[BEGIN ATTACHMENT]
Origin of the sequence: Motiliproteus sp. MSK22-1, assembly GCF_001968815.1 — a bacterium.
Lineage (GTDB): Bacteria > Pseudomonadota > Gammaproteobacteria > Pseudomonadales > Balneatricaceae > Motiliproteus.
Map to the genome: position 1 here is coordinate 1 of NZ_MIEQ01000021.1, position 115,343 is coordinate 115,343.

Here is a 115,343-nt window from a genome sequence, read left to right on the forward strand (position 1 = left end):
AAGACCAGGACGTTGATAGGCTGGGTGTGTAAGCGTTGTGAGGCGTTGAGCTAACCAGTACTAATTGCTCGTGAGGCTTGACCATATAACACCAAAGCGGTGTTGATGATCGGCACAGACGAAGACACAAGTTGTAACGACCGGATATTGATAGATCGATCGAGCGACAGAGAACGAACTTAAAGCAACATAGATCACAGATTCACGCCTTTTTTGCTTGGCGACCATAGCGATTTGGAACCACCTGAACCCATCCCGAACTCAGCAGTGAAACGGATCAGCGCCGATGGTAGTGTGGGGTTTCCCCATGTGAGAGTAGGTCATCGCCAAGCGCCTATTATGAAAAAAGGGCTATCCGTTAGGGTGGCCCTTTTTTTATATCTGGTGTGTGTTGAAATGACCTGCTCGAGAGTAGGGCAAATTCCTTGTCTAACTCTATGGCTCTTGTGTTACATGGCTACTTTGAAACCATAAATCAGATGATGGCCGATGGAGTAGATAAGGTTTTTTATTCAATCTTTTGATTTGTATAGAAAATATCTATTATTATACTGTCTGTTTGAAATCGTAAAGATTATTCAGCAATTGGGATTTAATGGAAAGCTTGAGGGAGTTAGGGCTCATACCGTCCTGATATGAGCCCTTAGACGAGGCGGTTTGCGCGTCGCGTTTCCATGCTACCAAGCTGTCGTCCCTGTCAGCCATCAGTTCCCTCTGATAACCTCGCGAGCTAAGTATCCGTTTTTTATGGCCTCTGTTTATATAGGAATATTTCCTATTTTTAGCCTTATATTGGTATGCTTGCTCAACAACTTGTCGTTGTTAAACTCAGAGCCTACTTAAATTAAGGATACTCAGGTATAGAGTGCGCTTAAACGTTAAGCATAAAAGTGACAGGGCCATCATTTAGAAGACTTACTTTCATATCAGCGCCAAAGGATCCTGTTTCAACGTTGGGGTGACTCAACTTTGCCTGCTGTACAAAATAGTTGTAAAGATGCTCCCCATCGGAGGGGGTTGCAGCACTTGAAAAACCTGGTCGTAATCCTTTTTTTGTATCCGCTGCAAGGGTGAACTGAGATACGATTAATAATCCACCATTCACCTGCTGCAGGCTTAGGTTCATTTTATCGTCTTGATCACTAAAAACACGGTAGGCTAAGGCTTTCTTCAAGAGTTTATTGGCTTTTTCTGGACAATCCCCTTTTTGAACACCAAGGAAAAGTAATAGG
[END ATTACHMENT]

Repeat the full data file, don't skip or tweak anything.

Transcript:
Origin of the sequence: Motiliproteus sp. MSK22-1, assembly GCF_001968815.1 — a bacterium.
Lineage (GTDB): Bacteria > Pseudomonadota > Gammaproteobacteria > Pseudomonadales > Balneatricaceae > Motiliproteus.
Map to the genome: position 1 here is coordinate 1 of NZ_MIEQ01000021.1, position 115,343 is coordinate 115,343.

Here is a 115,343-nt window from a genome sequence, read left to right on the forward strand (position 1 = left end):
AAGACCAGGACGTTGATAGGCTGGGTGTGTAAGCGTTGTGAGGCGTTGAGCTAACCAGTACTAATTGCTCGTGAGGCTTGACCATATAACACCAAAGCGGTGTTGATGATCGGCACAGACGAAGACACAAGTTGTAACGACCGGATATTGATAGATCGATCGAGCGACAGAGAACGAACTTAAAGCAACATAGATCACAGATTCACGCCTTTTTTGCTTGGCGACCATAGCGATTTGGAACCACCTGAACCCATCCCGAACTCAGCAGTGAAACGGATCAGCGCCGATGGTAGTGTGGGGTTTCCCCATGTGAGAGTAGGTCATCGCCAAGCGCCTATTATGAAAAAAGGGCTATCCGTTAGGGTGGCCCTTTTTTTATATCTGGTGTGTGTTGAAATGACCTGCTCGAGAGTAGGGCAAATTCCTTGTCTAACTCTATGGCTCTTGTGTTACATGGCTACTTTGAAACCATAAATCAGATGATGGCCGATGGAGTAGATAAGGTTTTTTATTCAATCTTTTGATTTGTATAGAAAATATCTATTATTATACTGTCTGTTTGAAATCGTAAAGATTATTCAGCAATTGGGATTTAATGGAAAGCTTGAGGGAGTTAGGGCTCATACCGTCCTGATATGAGCCCTTAGACGAGGCGGTTTGCGCGTCGCGTTTCCATGCTACCAAGCTGTCGTCCCTGTCAGCCATCAGTTCCCTCTGATAACCTCGCGAGCTAAGTATCCGTTTTTTATGGCCTCTGTTTATATAGGAATATTTCCTATTTTTAGCCTTATATTGGTATGCTTGCTCAACAACTTGTCGTTGTTAAACTCAGAGCCTACTTAAATTAAGGATACTCAGGTATAGAGTGCGCTTAAACGTTAAGCATAAAAGTGACAGGGCCATCATTTAGAAGACTTACTTTCATATCAGCGCCAAAGGATCCTGTTTCAACGTTGGGGTGACTCAACTTTGCCTGCTGTACAAAATAGTTGTAAAGATGCTCCCCATCGGAGGGGGTTGCAGCACTTGAAAAACCTGGTCGTAATCCTTTTTTTGTATCCGCTGCAAGGGTGAACTGAGATACGATTAATAATCCACCATTCACCTGCTGCAGGCTTAGGTTCATTTTATCGTCTTGATCACTAAAAACACGGTAGGCTAAGGCTTTCTTCAAGAGTTTATTGGCTTTTTCTGGACAATCCCCTTTTTGAACACCAAGGAAAAGTAATAGG